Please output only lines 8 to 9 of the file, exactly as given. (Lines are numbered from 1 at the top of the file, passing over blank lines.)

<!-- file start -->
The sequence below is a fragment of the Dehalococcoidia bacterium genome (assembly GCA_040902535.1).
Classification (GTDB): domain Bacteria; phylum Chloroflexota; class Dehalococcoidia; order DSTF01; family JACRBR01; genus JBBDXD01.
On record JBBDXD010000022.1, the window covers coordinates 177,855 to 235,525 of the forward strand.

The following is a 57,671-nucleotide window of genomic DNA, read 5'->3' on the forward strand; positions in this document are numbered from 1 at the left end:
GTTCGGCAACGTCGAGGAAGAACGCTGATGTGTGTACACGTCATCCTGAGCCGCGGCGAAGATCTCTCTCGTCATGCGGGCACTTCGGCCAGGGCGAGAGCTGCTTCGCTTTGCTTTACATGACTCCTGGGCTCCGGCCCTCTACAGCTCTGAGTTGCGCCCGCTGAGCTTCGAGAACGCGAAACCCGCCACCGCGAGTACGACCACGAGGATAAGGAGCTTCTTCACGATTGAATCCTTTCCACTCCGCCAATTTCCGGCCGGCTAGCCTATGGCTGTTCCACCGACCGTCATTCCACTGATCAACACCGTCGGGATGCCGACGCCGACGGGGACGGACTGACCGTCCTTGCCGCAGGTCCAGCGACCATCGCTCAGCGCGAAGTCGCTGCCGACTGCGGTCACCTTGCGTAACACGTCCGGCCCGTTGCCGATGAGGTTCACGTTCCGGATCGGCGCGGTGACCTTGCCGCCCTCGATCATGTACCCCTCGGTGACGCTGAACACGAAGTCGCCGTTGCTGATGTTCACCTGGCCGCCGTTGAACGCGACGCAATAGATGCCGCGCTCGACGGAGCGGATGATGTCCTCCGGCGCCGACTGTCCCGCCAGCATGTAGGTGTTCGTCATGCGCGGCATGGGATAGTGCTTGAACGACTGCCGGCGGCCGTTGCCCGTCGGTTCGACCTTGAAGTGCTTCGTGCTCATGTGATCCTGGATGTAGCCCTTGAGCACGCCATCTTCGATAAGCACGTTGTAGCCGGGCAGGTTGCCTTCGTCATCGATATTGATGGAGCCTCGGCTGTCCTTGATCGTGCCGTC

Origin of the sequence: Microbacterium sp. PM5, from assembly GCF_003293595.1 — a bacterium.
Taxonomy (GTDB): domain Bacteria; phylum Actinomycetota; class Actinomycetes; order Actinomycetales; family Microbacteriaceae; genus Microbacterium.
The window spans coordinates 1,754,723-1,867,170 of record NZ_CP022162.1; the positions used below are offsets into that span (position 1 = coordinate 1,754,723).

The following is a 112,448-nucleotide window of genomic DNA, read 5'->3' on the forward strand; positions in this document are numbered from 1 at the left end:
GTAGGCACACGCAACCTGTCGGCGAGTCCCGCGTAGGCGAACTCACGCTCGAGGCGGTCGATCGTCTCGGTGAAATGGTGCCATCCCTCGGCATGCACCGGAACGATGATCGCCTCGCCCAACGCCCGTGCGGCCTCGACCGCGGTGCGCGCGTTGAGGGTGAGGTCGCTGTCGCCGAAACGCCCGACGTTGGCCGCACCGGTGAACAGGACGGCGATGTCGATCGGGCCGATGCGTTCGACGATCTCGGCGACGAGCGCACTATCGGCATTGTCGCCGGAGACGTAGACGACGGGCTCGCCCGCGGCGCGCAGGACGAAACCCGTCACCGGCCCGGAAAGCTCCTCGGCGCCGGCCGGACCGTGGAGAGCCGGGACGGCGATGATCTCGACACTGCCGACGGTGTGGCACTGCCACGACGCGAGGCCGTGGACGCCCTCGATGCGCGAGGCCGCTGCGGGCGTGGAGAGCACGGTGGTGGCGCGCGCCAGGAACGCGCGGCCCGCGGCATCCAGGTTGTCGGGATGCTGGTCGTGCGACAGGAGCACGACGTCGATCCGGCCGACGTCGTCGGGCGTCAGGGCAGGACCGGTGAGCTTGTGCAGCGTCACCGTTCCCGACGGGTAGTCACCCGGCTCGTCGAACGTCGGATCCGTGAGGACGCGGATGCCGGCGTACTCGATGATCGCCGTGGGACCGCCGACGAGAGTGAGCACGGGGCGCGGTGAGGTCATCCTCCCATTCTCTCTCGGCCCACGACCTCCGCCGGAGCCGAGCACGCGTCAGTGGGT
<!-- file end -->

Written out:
The window spans coordinates 1,754,723-1,867,170 of record NZ_CP022162.1; the positions used below are offsets into that span (position 1 = coordinate 1,754,723).

The following is a 112,448-nucleotide window of genomic DNA, read 5'->3' on the forward strand; positions in this document are numbered from 1 at the left end: